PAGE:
Nevertheless, nine sets of plans were received and the Board duly considered them. Dissatisfied with the plans, all of which were accompanied by a protest of the limited time available for preparation, the Board decided on May 19th to tour the Midwest visiting the capitals of various states and interviewing officials to learn for themselves the problems of construction. The Board left Denver May 22nd and visited Des Moines, Madison, Lansing, Indianapolis, Springfield, and Topeka before returning to Denver on June 4th.
As a result of the trip the Board requested Governor Grant to call an extra session of the General Assembly for the purpose of modifying the Act of February 11th. The Board had found that his act required certain specifications which were either unwarranted or unwise.
There is no doubt that the Board was entirely right in its appraisal of the problem. On June 19, 1883, Governor Grant wrote a letter to the Board refusing its request for a special session of the legislature. He cited as his reasons the fact that the occasion was not an extraordinary one since " none of the vital interests of the people are affected in the least" and went on to state that it was simply a question of starting building in 1883 or waiting until 1885. He questioned the wisdom of starting out to build a million dollar Capitol with $80,000 in cash and the hope that the people would approve a proposed bonded indebtedness of $300,000. The levying tax on the assessed evaluation of the state would bring, he asserted, only $50,000 per year, and twelve years would be required to raise the remaining $620,000. Therefore, Grant suggested that the Board wait until the next legislature convened.
Once again the project for the construction of a state capitol building was suspended. Nothing further happened until the Fifth General Assembly passed a new law April 1, 1885. The new law required that the Capitol building be completed by the first day of January, 1890, and it limited to $200,000 the amount of money the managers could spend each year on construction. It specified also that all materials were to be obtained in the State of Colorado provided high quality could be obtained as cheaply in Colorado. Moreover, construction was not to begin until the state gained an undisputed title to the land donated by Henry C. Brown.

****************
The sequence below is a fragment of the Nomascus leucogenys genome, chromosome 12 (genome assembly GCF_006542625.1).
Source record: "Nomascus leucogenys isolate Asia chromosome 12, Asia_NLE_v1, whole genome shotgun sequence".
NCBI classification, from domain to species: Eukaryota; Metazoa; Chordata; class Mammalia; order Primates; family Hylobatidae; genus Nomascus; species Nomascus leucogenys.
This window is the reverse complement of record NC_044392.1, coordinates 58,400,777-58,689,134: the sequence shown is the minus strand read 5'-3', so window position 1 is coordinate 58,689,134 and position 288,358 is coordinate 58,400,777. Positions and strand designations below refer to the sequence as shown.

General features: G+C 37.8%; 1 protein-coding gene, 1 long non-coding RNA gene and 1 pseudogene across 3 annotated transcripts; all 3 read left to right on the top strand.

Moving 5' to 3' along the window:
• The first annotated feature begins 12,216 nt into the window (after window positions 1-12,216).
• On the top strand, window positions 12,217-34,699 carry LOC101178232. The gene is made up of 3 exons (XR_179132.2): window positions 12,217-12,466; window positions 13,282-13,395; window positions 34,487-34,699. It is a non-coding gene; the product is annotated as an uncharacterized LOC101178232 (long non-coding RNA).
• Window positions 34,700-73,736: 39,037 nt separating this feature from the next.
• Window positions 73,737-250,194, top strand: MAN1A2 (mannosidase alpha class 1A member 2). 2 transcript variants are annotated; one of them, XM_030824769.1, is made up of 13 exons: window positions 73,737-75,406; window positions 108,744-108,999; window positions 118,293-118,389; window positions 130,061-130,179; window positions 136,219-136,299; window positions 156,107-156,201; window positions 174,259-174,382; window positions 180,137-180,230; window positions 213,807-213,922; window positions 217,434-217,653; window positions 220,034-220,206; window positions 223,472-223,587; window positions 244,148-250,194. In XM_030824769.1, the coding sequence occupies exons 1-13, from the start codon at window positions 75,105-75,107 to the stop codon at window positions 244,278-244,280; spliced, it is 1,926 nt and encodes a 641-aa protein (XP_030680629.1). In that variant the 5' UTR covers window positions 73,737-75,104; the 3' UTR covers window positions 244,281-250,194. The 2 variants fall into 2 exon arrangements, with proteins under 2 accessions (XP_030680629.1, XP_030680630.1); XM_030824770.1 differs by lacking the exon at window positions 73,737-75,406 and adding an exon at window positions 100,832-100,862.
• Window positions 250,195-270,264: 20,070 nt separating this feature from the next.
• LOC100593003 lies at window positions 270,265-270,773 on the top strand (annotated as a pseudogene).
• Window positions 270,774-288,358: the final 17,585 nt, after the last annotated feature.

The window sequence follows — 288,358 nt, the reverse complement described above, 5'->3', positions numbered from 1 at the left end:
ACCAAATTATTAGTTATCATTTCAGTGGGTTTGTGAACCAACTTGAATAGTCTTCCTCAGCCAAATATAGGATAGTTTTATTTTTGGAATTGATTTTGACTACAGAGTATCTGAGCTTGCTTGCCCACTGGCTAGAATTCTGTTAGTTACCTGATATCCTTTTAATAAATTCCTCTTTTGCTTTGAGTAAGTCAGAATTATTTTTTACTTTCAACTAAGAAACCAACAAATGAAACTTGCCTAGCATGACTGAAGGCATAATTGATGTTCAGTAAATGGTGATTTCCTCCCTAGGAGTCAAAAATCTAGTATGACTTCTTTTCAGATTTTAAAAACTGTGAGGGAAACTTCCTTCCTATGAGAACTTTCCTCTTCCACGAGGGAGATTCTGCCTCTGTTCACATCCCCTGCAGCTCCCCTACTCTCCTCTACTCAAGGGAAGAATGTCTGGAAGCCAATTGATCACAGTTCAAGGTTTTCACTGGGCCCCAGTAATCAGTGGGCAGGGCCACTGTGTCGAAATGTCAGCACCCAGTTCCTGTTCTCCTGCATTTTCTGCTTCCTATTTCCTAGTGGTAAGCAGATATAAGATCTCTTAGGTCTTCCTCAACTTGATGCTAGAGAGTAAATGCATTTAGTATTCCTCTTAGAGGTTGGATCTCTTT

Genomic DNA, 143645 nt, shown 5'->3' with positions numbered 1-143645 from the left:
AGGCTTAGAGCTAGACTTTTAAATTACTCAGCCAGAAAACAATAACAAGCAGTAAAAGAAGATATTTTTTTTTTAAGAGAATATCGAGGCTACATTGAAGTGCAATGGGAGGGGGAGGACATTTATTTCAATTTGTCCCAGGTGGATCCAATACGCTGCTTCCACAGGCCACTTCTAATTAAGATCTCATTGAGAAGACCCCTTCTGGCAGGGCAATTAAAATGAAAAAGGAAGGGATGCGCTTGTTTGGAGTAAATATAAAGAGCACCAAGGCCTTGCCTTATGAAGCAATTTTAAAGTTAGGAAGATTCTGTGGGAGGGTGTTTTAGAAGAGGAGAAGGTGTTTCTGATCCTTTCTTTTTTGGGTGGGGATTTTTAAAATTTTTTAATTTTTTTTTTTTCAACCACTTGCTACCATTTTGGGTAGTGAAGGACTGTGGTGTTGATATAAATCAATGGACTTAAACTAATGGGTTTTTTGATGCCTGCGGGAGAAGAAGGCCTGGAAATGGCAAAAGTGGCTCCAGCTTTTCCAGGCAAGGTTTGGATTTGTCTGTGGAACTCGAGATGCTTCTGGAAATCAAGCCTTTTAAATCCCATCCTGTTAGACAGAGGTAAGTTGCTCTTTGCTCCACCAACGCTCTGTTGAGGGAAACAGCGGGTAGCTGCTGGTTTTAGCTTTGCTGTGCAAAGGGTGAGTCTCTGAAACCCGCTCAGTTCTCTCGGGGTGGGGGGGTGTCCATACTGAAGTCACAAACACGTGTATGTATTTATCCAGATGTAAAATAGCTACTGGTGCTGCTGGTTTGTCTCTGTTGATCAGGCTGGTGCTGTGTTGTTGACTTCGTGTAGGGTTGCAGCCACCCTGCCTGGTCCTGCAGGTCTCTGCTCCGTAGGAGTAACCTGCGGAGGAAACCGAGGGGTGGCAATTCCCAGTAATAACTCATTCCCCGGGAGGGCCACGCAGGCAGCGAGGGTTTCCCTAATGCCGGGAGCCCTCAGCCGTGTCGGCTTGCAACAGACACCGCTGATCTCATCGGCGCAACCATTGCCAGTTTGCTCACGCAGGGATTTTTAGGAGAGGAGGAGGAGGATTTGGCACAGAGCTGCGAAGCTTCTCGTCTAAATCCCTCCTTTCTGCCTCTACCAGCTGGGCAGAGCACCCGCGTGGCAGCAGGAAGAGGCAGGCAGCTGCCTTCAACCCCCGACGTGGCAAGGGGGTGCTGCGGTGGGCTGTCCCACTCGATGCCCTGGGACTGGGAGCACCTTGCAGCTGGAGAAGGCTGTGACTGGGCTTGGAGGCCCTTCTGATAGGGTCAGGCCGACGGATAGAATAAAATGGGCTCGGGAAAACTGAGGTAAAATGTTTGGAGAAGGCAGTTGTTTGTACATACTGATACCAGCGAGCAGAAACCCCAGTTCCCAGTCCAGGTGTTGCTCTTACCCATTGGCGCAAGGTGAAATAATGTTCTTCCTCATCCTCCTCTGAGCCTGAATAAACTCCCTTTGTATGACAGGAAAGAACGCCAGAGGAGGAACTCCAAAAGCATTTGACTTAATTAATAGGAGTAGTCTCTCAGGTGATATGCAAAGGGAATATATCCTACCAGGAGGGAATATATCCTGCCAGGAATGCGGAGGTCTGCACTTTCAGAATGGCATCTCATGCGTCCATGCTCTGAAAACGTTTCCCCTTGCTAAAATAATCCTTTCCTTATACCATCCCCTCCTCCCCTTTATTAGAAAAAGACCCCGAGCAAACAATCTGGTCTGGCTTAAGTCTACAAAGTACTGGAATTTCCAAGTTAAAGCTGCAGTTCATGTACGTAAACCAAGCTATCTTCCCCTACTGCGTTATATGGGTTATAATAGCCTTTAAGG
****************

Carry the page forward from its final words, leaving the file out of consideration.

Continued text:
|Notice to Architects (1883)
From the 1st Report of Capitol Board of Managers
Governor Eaton called the Board together April 15, 1883 and George T. Clark was again elected secretary. A new "Notice to Architects" was ordered published. Five hundred notices were again mailed to "leading architects." The State this time offered an award of $1,500 for the best set of plans, $1,000 for the second best and $800 for the third best set. Deadline for receiving plans was set for the tenth day of July.
When the Board met July 13th it found it had twenty-one sets of plans. These plans are listed here to show the interesting code names which each architect gave to his design:
|1. Corinthian||11. Sketches by Boz|
|2. Practical||12. Romanesque|
|3. Classic||13. Nitor in Adversum|
|4. Freedom and Justice||14. Governor|
|5. Granite||15. Marshalltown|
|6. Simplex Munditiis||16. Memo|
|7. Nil Sine Numine||17. Good Luck|
|8. Labor Amoris||18. A.D.S|
|9. Cactus||19. Crude|
|10. Columbia||20. Silver Ore|
|21. Star and Crescent|
The Board eliminated all but five sets and assigned Board members Routt, Kassler, and Nettleton to meet with J.W. Roberts, and architect, and Peter Gumry, a "practical builder," to examine the five sets in great detail.